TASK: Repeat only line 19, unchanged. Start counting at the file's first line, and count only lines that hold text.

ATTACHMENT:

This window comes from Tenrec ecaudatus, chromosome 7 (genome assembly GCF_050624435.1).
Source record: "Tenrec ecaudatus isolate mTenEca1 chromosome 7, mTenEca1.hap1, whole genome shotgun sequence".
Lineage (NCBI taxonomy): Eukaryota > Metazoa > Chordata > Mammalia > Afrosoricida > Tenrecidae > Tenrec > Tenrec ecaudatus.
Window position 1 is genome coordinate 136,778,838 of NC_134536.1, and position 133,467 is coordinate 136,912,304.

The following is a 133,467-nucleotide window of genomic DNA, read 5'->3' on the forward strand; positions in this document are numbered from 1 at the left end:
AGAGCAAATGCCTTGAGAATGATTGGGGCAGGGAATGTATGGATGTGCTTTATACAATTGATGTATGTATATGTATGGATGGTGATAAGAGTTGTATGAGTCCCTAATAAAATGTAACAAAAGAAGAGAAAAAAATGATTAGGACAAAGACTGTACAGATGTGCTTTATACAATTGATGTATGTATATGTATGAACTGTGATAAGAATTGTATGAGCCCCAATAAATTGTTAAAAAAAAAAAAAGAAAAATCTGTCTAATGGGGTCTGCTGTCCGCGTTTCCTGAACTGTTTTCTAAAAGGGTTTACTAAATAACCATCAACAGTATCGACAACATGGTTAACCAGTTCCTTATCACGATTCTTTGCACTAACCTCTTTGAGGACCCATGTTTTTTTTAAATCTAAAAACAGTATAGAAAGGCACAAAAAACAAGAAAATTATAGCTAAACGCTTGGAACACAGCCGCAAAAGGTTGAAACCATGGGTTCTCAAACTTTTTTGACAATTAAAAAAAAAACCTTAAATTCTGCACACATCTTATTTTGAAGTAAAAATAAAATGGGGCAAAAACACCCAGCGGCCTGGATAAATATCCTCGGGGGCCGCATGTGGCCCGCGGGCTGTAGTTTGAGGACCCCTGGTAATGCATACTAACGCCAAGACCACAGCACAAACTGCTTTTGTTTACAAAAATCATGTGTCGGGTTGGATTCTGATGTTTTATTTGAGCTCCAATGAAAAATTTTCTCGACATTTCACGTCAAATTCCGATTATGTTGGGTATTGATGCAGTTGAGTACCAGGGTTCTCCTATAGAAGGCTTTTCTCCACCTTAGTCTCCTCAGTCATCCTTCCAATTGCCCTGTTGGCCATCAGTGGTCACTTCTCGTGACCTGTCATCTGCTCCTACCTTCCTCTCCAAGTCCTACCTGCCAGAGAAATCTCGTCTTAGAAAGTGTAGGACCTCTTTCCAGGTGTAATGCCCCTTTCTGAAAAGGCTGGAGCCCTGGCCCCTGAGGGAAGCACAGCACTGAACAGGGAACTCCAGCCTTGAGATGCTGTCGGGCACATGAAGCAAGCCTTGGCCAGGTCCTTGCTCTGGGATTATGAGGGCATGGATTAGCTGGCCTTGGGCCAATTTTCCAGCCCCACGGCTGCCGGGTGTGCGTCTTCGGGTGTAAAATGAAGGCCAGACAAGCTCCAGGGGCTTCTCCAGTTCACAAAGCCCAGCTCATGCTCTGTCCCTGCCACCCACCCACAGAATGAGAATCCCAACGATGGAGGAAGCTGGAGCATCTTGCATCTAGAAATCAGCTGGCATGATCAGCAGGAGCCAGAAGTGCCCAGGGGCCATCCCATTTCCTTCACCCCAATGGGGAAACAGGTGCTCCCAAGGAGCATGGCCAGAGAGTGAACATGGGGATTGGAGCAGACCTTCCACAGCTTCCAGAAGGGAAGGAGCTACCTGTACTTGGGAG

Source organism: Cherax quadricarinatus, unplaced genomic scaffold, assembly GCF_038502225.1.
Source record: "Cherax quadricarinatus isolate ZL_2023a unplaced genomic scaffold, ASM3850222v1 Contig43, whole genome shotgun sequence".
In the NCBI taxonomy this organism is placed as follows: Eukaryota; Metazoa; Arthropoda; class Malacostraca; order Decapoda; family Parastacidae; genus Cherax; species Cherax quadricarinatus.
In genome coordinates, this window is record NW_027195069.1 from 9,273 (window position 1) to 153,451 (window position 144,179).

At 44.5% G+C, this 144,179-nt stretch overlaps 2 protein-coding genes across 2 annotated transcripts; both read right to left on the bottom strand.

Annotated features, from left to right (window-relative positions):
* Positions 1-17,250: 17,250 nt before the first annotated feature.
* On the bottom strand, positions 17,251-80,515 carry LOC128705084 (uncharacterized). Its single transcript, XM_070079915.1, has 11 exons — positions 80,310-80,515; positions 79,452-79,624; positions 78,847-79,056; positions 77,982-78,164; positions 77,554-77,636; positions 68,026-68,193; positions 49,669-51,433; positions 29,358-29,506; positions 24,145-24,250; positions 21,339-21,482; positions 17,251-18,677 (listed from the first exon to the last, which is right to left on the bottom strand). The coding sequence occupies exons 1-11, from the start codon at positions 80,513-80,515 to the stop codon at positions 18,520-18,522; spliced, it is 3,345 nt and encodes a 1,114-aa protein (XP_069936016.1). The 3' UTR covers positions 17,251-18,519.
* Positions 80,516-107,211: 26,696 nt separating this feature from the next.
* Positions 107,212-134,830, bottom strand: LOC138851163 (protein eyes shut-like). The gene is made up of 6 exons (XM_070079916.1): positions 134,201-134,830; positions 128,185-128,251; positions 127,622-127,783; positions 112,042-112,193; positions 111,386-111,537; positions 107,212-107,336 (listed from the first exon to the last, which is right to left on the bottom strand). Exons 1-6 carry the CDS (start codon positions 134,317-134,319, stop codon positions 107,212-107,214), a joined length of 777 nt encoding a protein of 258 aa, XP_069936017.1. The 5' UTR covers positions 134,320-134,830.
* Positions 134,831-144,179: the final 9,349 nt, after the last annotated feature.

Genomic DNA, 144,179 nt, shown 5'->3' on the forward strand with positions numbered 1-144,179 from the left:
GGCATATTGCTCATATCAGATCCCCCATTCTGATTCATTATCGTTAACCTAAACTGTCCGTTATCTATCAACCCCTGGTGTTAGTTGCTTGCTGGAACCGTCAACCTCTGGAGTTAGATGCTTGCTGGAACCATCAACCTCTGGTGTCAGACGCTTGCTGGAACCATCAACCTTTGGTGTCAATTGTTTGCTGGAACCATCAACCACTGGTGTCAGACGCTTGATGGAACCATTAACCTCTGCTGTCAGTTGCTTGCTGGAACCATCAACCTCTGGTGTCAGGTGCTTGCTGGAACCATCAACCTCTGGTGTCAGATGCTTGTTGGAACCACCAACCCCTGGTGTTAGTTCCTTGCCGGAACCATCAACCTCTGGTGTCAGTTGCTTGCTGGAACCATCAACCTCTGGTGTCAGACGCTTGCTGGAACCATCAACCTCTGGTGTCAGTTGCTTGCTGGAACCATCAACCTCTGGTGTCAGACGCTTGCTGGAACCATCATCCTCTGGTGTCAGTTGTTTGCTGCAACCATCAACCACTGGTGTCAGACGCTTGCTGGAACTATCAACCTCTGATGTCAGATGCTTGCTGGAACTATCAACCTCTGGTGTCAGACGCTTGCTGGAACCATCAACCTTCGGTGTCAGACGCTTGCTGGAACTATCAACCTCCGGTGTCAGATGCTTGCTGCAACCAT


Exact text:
GGCATATTGCTCATATCAGATCCCCCATTCTGATTCATTATCGTTAACCTAAACTGTCCGTTATCTATCAACCCCTGGTGTTAGTTGCTTGCTGGAACCGTCAACCTCTGGAGTTAGATGCTTGCTGGAACCATCAACCTCTGGTGTCAGACGCTTGCTGGAACCATCAACCTTTGGTGTCAATTGTTTGCTGGAACCATCAACCACTGGTGTCAGACGCTTGATGGAACCATTAACCTCTGCTGTCAGTTGCTTGCTGGAACCATCAACCTCTGGTGTCAGGTGCTTGCTGGAACCATCAACCTCTGGTGTCAGATGCTTGTTGGAACCACCAACCCCTGGTGTTAGTTCCTTGCCGGAACCATCAACCTCTGGTGTCAGTTGCTTGCTGGAACCATCAACCTCTGGTGTCAGACGCTTGCTGGAACCATCAACCTCTGGTGTCAGTTGCTTGCTGGAACCATCAACCTCTGGTGTCAGACGCTTGCTGGAACCATCATCCTCTGGTGTCAGTTGTTTGCTGCAACCATCAACCACTGGTGTCAGACGCTTGCTGGAACTATCAACCTCTGATGTCAGATGCTTGCTGGAACTATCAACCTCTGGTGTCAGACGCTTGCTGGAACCATCAACCTTCGGTGTCAGACGCTTGCTGGAACTATCAACCTCCGGTGTCAGATGCTTGCTGCAACCAT